1349 pages, 36 colour & 24 b/w illustrations, 29 colour tables
Although the fundamental principles of vocal production are well-understood, and are being increasingly applied by specialists to specific animal taxa, they stem originally from engineering research on the human voice. These origins create a double barrier to entry for biologists interested in understanding acoustic communication in their study species.
This volume aims to fill this gap, providing easy-to-understand overviews of the various relevant theories and techniques, and showing how these principles can be implemented in the study of all main vertebrate groups. Vertebrate Sound Production and Acoustic Communication has eleven chapters assembled from the world's leading researchers, at a level intelligible to a wide audience of biologists with no background in engineering or human voice science. Some cover sound production in a particular vertebrate group; others address a particular issue, such as vocal learning, across vertebrate taxa. Vertebrate Sound Production and Acoustic Communication highlights what is known and how to implement useful techniques and methodologies, but also summarizes current gaps in the knowledge. It serves both as a tutorial introduction for newcomers and a springboard for further research for all scientists interested in understanding animal acoustic signals.
- Vertebrate Vocal Production: An Introductory Overview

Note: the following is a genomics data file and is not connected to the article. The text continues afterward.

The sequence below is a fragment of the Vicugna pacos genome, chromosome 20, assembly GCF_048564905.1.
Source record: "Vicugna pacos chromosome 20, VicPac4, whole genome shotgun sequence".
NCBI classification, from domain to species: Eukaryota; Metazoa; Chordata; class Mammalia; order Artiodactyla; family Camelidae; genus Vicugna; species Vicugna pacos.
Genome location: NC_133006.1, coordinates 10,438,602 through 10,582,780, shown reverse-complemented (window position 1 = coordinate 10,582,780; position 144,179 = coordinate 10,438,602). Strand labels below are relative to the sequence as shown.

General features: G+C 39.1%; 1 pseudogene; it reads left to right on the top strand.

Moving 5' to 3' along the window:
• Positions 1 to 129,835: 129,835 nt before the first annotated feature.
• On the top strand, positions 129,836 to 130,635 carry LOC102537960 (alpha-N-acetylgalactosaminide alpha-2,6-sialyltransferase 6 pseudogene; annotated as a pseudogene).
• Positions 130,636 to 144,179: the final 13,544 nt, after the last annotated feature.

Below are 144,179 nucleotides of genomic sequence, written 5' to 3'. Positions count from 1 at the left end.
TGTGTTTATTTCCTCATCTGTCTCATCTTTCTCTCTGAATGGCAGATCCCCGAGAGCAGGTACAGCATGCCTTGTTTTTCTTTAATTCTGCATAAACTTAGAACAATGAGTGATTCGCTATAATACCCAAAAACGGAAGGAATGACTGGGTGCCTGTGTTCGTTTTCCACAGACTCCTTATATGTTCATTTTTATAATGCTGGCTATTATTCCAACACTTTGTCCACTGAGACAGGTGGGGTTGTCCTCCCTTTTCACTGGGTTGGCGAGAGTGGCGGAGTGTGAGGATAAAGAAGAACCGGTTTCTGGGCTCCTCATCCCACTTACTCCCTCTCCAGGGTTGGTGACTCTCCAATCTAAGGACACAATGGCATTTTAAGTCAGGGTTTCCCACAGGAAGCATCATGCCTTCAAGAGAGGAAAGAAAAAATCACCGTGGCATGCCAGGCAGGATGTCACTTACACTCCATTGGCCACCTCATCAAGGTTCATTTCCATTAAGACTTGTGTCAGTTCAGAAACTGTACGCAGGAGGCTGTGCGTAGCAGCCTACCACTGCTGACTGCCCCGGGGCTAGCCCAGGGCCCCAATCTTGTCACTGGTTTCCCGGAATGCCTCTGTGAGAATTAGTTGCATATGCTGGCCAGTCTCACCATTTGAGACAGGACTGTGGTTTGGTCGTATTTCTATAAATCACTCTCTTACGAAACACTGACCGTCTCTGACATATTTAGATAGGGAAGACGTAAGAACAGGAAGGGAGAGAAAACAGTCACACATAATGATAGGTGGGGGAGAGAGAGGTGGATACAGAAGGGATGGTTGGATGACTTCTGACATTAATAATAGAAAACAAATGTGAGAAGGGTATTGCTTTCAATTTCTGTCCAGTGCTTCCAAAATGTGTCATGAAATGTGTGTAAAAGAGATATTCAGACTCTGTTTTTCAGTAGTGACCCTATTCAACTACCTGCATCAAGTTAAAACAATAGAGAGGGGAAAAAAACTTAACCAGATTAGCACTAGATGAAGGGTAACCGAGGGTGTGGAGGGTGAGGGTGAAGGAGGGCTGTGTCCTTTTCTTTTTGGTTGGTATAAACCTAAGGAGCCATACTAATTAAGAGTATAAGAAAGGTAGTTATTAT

- Fish Sound Production: An Exaptation?
- Vocal Sound Production and Acoustic Communication in Amphibians and Reptiles
- Locomotion-Induced Sounds and Sonations: Mechanisms, Communication Function, and Relationship with Behavior
- Embodied Motor Control of Avian Vocal Production
- Biophysics of Vocal Production in Mammals
- Infrasonic and Seismic Communication in the Vertebrates with Special Emphasis on the Afrotheria: An Update and Future Directions
- Vocal Production by Terrestrial Mammals: Source, Filter, and Function
- Vocal Learning and Auditory-Vocal Feedback
- Vertebrate Bioacoustics: Prospects and Open Problems
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Roderick Suthers is a professor in the Medical Sciences program at Indiana University Bloomington. He studies neural and physiological bases of acoustic behavior, particularly the neuroethology of vocal communication in birds and of echolocation in bats.
Tecumseh Fitch is an evolutionary biologist and cognitive scientist. He is Professor of Cognitive Biology at the University of Vienna.